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Reviews

The English and their History

Anthony McRoy

Inside ISIS: The brutal rise of a terrorist army

Benjamin Hall

Center Street, 278pp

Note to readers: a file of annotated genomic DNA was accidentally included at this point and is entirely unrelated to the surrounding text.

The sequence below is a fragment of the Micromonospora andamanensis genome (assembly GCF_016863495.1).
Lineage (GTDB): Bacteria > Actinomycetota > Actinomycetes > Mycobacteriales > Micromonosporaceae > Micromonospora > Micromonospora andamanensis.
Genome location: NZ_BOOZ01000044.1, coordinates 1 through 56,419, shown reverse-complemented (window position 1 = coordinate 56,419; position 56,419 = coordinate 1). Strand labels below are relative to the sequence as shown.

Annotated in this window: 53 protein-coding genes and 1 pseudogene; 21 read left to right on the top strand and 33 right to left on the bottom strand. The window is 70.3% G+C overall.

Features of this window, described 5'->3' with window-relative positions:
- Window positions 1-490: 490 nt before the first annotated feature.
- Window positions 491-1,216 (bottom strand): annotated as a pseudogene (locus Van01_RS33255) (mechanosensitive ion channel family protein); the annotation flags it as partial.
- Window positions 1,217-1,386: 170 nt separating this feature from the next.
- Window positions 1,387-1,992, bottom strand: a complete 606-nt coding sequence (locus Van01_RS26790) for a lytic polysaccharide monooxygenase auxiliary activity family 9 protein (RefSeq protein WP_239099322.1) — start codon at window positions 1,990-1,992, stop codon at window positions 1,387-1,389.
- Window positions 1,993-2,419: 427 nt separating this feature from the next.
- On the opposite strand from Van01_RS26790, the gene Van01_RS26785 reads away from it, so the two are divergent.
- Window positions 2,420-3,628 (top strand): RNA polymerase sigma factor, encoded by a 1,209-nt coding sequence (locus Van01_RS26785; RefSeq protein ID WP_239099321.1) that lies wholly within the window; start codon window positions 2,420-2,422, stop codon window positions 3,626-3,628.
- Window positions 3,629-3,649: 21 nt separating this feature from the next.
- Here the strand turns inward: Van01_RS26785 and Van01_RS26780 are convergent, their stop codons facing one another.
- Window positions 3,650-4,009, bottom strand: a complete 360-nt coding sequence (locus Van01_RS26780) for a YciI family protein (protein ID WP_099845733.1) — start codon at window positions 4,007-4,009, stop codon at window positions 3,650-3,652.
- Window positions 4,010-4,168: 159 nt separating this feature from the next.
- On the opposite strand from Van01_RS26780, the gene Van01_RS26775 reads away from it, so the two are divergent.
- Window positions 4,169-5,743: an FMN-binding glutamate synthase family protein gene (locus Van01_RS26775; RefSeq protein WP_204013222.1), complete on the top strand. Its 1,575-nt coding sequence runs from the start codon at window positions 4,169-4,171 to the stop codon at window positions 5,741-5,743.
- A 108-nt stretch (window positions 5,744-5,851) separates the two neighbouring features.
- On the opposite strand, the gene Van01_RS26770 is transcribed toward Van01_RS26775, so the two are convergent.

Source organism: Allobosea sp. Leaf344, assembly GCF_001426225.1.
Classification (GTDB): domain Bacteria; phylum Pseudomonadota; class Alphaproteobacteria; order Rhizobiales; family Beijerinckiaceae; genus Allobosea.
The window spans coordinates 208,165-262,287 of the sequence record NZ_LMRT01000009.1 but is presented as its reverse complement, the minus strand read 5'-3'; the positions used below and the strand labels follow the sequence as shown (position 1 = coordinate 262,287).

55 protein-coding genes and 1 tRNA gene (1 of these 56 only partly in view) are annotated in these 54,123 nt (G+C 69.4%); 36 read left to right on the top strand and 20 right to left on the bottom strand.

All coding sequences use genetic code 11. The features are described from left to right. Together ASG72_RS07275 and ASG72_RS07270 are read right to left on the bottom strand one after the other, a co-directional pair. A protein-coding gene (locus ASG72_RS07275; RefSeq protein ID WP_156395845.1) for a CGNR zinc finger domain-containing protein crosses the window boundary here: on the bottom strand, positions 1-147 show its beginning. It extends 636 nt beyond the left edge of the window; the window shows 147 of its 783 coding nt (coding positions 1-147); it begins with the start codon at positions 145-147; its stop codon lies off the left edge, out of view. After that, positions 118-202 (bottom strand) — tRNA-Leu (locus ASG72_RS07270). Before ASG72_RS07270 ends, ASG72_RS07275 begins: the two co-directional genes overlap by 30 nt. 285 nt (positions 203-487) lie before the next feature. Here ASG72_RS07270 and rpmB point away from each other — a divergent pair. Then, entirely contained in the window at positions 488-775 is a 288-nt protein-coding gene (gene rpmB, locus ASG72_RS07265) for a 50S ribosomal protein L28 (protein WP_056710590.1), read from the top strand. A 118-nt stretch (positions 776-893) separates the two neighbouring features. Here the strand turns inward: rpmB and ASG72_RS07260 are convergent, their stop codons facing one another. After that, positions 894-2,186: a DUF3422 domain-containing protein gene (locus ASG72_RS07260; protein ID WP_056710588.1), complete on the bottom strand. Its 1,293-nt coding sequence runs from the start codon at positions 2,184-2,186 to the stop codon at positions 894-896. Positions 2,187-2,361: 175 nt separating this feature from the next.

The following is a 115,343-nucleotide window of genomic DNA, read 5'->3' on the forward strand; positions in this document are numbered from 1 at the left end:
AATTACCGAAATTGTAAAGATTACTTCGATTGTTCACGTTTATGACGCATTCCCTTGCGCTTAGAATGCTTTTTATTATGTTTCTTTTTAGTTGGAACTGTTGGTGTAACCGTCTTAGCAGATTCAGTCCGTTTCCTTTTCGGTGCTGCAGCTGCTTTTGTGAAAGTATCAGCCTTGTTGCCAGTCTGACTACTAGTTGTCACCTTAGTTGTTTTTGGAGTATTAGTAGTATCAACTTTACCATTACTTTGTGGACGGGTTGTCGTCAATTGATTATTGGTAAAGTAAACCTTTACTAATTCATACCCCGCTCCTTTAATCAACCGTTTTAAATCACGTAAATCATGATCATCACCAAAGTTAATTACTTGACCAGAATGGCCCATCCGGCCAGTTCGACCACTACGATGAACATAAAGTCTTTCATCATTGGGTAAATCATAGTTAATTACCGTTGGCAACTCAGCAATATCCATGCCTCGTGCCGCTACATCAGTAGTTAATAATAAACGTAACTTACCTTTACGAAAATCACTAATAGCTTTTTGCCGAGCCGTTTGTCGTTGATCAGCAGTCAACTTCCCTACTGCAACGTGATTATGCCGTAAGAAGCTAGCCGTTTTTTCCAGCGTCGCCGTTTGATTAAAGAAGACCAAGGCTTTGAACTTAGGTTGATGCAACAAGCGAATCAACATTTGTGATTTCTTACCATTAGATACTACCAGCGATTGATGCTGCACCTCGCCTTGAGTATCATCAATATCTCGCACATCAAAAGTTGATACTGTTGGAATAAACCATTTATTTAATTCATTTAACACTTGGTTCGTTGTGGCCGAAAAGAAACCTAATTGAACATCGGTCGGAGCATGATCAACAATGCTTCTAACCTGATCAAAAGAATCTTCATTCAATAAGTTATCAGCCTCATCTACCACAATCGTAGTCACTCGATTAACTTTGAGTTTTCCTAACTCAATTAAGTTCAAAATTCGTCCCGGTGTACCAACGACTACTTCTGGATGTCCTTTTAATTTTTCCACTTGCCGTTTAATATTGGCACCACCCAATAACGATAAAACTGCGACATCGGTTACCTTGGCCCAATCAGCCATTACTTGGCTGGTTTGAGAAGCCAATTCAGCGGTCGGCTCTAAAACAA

Hall describes himself as a freelance journalist, and the character and tone of this book reflects this. As he states, his aim 'rather than to be analytical, is to take you inside ISIS...' There are strengths in such a position - a journalistic piece is often more engaging than an academic tome. On the other hand, an academic study allows for an objective analysis of a question, leaving it to the reader to come to his own judgments. Further, the danger with an opinion piece is that the work can leap to questionable conclusions, engage in exaggerated assertions, and ignore contrary evidence. This is certainly the danger with this book, since in his note he refers to 'think tanks, intelligence services, governmental papers' among his sources, and presumably among the first-mentioned lists includes a number of U.S. rightwing bodies - but no left-wing groups. This immediately raises questions of balance, if not bias - as would be true if someone from the left of the spectrum based his work on like-minded bodies, to the exclusion of groups from the right. Indeed, a persistent theme of the book is to criticise President Obama's reaction to the rise of ISIS, whilst lauding those like Senator McCain, for example, 'Obama's policy of strategic disengagement has led the Middle East to a tipping point...', but lauding McCain and Lyndsey Graham for saying that in order to defeat ISIS, one must defeat Assad, without considering whether this is a serious option or even a contradiction, given the realities on the ground. Certainly, his suggestion for fighting ISIS seems rather simplistic and frankly unworkable. Hall's proposal involves 'supplying vetted opposition groups on the fringes of Syria' - yet As Patrick Cockburn pointed out in his book The Rise of Islamic State in regard to such groups, ISIS members 'say they are always pleased when sophisticated weapons are sent to anti-Assad groups of any kind, because they can always get the arms off them by threats of force or cash payments.' With the exception of Kurdish groups, there is nothing to suggest that the same would not continue to happen. Furthermore, the whole aim of 'opposition groups' is to 'oppose' Assad; Hall's plan would see them fight on two fronts against distinct foes who have usually beaten them. Would not Assad largely sit back whilst IS and the other groups slaughtered each other, and then close in for the kill? Other problems with this book include the comment from US General Dempsey: 'We gave Iraq a chance... they failed that opportunity'. Rather, was it not the illegal invasion of Iraq that allowed Al-Qaida, from which ISIS emerged, the 'opportunity' to gain a stake among the Sunnis? Hall notes that 'Maliki's Shia had control...' - of course, since they were the majority - it was the inevitable outcome of democracy. Whether they used that control wisely is another matter. He berates Obama for disengaging from Iraq - yet this was surely the democratic will of most war-weary Americans (to say nothing of Iraqis). Further, Hall does not properly consider what both Russia and Iran might do if America were to fully attack their ally Assad. He believes a US campaign would lead to Iran abandoning Assad, yet supplies no evidence for this, let alone considering Moscow's possible response. This is not to say that there are not some valuable points in this book. For example, his frequent comments on the corruption that characterises the Iraqi army and Syrian opposition groups, and even the Iraqi Kurds, whereas ISIS have been careful not to fall into this trap - which has helped to boost their appeal. His chapter on the indoctrination of children in the Caliphate reads like a page from 1984, with children denouncing their parents. Frankly, this is chilling. Chapter Two 'The Caliph' on Baghdadi himself is also very informative, telling us about his background and rise to power, although here - as elsewhere - Hall could have benefitted from some help from Islamics specialists. Hall states 'all Caliph's (sic) must descend' from Muhammad's Quraish tribe, which is not necessarily the case - it depends on which school of Shari'ah one follows. Again, whilst stating that Baghdadi bases his claim on having 'a population under his control' among other things, Hall objects that 'most of this population was subjugated' and indicates that Baghdadi sees this as irrelevant - but the Hadith contains a tradition where Muhammad states: 'I have been commanded to fight against people so long as they do not declare that there is no god but Allah ...' It can be seen how ISIS can utilise this tradition. Another example of where Hall could use the aid of an Islamics expert is when in his otherwise informative, though shocking eighth chapter, he claims that an ISIS document, listing the names of women with whom they will sleep, is 'at odds with the supposed piety of the fighters' - ignoring that ISIS have taken texts from the Qur'an and Hadith allowing sex with women their 'right hand possesses' to justify such. He also confuses the Shia practice of temporary marriage known as Mut'ah or Sighe with an analogous practice by ISIS. He is on stronger grounds when he quotes Dabiq, the IS publication which outlines its theological justification for enslaving Yezidis. It is not gratuitous when he shares the nightmare these Yezidi girls are now facing - gang-rape. One can only hope that when ISIS are finally vanquished, those involved in these outrages will face war crimes trials, and that their victims will be able to recover from their terrible ordeal